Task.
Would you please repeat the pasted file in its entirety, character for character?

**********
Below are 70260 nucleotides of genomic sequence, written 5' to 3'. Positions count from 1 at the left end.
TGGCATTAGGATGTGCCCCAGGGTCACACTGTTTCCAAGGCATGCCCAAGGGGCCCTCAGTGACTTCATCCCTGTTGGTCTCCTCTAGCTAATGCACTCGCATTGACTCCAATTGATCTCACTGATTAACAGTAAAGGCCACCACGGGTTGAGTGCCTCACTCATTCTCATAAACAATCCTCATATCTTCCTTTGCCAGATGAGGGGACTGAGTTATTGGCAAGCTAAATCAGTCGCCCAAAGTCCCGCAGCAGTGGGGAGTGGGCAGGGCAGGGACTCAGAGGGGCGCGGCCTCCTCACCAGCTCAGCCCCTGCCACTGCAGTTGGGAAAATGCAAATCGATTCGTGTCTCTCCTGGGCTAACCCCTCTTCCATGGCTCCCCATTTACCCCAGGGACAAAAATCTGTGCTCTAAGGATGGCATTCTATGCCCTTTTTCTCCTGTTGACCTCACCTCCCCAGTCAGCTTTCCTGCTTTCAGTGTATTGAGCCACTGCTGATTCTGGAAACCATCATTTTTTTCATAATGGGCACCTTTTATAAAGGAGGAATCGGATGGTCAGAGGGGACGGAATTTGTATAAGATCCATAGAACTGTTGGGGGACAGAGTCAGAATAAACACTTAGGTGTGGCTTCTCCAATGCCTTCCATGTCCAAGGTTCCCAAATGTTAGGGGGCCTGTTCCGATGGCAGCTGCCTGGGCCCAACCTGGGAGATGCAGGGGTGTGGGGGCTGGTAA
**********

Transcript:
Below are 70260 nucleotides of genomic sequence, written 5' to 3'. Positions count from 1 at the left end.
TGGCATTAGGATGTGCCCCAGGGTCACACTGTTTCCAAGGCATGCCCAAGGGGCCCTCAGTGACTTCATCCCTGTTGGTCTCCTCTAGCTAATGCACTCGCATTGACTCCAATTGATCTCACTGATTAACAGTAAAGGCCACCACGGGTTGAGTGCCTCACTCATTCTCATAAACAATCCTCATATCTTCCTTTGCCAGATGAGGGGACTGAGTTATTGGCAAGCTAAATCAGTCGCCCAAAGTCCCGCAGCAGTGGGGAGTGGGCAGGGCAGGGACTCAGAGGGGCGCGGCCTCCTCACCAGCTCAGCCCCTGCCACTGCAGTTGGGAAAATGCAAATCGATTCGTGTCTCTCCTGGGCTAACCCCTCTTCCATGGCTCCCCATTTACCCCAGGGACAAAAATCTGTGCTCTAAGGATGGCATTCTATGCCCTTTTTCTCCTGTTGACCTCACCTCCCCAGTCAGCTTTCCTGCTTTCAGTGTATTGAGCCACTGCTGATTCTGGAAACCATCATTTTTTTCATAATGGGCACCTTTTATAAAGGAGGAATCGGATGGTCAGAGGGGACGGAATTTGTATAAGATCCATAGAACTGTTGGGGGACAGAGTCAGAATAAACACTTAGGTGTGGCTTCTCCAATGCCTTCCATGTCCAAGGTTCCCAAATGTTAGGGGGCCTGTTCCGATGGCAGCTGCCTGGGCCCAACCTGGGAGATGCAGGGGTGTGGGGGCTGGTAA